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VISITORS TO COUNCIL WEBSITES UP SHARPLY - BEFORE GOVERNMENT CAMPAIGN IMPACTS

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Visitors to council websites increased by 40% over the 12 months to December 2005, demonstrating that take up is on...
Visitors to council websites increased by 40% over the 12 months to December 2005, demonstrating that take up is on a rising curve even before the government's two take up campaigns take effect this spring.

The figures are published in the latest report from the Website Take-Up Service run by Socitm Insight for local authorities. The service provides information to participating authorities about the total number of unique visitors to their sites, why people are visiting, how they got there, what the experience was like, and whether they are likely to visit again. The information is collected through a short exit survey added to participating authorities' websites and launched as every fifth visitor leaves the site.

This third report published by service, launched in 2004, is based on 7,667 surveys completed in February 2006 from over 2,142,000 unique visitors to a sample of 46 council websites covering all types of local authority across the UK. Key findings published in report are:

- 11.4m visitors came to local government websites in February 2006, amounting to about 15% of the population and more than 20% of those who use the internet.

- local residents are the largest group of visitors to council sites (42.2%).

- Job vacancies remain the most popular reason for visiting council websites (14%), but their dominance is decreasing as other applications have each increased their share of visitor interest. Examples are library information (now 8% of enquiries); planning applications (5%) and sport and leisure facilities (5%).

- Nearly half the visitors came to council sites via a search engine like Google, a method of accessing council sites that has increased significantly over the last year. In contrast, just 12% of visitors came via council promotion or referral by council staff.

- 80% of visitors find the information they are looking for, or at least part of it. They are generally very well satisfied with the experience.

- more than three quarters of visitors say they are likely to return to the website they visited in future, and this high proportion is on a rising trend.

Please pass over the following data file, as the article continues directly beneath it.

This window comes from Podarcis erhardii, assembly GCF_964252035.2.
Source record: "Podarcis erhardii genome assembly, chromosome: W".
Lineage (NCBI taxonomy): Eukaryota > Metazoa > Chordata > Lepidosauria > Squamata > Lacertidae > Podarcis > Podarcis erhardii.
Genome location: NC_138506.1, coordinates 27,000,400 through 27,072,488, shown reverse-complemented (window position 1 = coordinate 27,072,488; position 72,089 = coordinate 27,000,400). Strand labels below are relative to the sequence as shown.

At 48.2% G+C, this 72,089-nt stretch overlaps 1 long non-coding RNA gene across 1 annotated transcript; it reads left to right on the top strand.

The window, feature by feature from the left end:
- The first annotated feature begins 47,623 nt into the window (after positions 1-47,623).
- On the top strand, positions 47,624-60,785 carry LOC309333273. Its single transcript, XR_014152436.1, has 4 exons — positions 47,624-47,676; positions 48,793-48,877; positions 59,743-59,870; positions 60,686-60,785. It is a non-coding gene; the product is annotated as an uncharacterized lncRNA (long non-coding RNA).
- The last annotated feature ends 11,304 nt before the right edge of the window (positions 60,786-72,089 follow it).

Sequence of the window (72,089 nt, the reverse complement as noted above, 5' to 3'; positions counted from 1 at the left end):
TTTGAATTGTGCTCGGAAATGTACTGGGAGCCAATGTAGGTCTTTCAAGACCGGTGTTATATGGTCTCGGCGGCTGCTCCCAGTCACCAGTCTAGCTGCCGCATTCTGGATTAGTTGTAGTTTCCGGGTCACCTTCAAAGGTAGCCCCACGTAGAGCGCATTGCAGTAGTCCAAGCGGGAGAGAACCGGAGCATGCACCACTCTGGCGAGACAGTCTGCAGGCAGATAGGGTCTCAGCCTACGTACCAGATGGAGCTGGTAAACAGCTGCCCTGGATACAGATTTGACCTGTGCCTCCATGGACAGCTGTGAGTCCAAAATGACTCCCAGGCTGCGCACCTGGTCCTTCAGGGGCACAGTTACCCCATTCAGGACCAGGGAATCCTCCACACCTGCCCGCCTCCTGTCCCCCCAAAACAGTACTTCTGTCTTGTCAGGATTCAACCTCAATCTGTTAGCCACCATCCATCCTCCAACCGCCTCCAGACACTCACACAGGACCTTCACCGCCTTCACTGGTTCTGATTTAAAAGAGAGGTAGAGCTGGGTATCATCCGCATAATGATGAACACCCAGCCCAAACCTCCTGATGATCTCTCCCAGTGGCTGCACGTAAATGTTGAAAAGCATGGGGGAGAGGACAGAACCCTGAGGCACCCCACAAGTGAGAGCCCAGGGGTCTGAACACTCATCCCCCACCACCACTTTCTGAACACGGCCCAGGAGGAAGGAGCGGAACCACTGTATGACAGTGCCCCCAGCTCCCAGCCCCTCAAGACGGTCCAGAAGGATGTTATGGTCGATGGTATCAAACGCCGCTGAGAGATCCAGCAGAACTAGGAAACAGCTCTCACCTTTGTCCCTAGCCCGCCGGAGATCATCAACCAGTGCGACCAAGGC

Analysis of the results from February 2006 across the subscriber sample, has allowed Socitm Insight to draw some conclusions about website take-up which have general application for councils across the UK.

These conclusions are set out in the briefing alongside case studies from two councils that have been promoting take up in different ways. One based on Hampshire CC's Hantweb Awards initiative, and the other is about the efforts Hertfordshire CC has made to boost online schools admissions.

According to Martin Greenwood, programme manager for Socitm Insight, it is more important than ever for councils to get to grips with who is using their sites, for what purposes and how they find the experience. 'The government's advertising campaign which breaks in May will have a significant impact' he says, 'given that usageof council websites is already on a sharp upward curve. What will be important is for councils to maintain the levels of satisfaction we are seeing and the surveys available through the Website Take up Service are an important contributor to that end.'

Also published in the report are some examples of commentary and feedback, in their own words, from users captured through the take up surveys. The comments give excellent

insight into attitudes about councils and in effect offer a very effective customer satisfaction survey that extends well beyond views about the website. A number of users express their satisfaction at the council asking for their feedback.

Building usage of council websites: summary of findings from the Socitm Insight website take-up service Issue 3 is now available as a 'pdf' to Socitm Insight subscribers. The 16pp printed version, available from early April, costs£25 to non-subscribers (£20 to Socitm members) from www.socitm.gov.uk

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